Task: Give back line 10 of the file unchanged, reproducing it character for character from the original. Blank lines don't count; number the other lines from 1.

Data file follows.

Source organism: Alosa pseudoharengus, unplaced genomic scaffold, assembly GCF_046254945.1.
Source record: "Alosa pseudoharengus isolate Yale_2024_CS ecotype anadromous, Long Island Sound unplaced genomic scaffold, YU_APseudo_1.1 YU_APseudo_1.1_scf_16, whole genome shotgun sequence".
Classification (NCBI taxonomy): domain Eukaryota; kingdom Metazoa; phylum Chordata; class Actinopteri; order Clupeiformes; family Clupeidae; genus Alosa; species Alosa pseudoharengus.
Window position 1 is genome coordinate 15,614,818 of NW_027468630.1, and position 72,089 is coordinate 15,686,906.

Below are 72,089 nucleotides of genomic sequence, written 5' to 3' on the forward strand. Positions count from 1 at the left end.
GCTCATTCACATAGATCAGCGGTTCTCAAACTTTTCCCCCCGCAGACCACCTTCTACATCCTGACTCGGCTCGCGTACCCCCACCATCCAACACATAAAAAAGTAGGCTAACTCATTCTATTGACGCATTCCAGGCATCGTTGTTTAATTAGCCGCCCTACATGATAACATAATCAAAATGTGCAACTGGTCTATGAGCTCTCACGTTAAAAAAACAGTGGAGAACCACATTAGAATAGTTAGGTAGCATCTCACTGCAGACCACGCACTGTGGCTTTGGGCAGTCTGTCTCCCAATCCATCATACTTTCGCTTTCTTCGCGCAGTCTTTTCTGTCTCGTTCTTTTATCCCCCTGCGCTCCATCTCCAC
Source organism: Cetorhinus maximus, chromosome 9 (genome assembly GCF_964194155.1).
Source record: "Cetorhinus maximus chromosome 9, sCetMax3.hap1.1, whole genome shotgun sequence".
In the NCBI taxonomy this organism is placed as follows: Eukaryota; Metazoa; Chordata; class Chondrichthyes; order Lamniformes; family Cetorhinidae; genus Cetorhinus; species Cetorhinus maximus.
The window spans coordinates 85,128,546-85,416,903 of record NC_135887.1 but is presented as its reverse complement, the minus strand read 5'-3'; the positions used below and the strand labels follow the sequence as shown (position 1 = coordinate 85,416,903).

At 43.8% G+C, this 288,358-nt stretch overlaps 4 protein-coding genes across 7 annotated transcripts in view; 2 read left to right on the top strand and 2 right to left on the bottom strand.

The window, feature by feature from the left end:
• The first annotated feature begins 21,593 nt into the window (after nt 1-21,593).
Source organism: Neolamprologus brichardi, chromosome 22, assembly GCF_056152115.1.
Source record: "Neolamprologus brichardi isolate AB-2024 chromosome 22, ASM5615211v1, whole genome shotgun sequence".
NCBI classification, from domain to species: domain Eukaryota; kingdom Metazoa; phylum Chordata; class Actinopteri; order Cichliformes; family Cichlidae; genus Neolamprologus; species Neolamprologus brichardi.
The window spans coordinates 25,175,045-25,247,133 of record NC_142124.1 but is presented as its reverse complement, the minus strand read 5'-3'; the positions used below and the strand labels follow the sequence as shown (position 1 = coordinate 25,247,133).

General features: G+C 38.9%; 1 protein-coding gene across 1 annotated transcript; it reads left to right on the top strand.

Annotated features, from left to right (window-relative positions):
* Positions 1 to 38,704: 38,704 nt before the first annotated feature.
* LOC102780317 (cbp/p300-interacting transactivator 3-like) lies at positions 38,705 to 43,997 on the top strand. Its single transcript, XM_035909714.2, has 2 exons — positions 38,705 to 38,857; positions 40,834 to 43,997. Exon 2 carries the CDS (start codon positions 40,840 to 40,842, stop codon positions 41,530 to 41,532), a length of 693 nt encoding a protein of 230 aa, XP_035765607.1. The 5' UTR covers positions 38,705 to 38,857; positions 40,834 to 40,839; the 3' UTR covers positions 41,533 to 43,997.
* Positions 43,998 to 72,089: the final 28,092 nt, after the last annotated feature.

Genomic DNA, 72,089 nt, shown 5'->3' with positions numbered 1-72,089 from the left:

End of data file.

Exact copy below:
The window spans coordinates 85,128,546-85,416,903 of record NC_135887.1 but is presented as its reverse complement, the minus strand read 5'-3'; the positions used below and the strand labels follow the sequence as shown (position 1 = coordinate 85,416,903).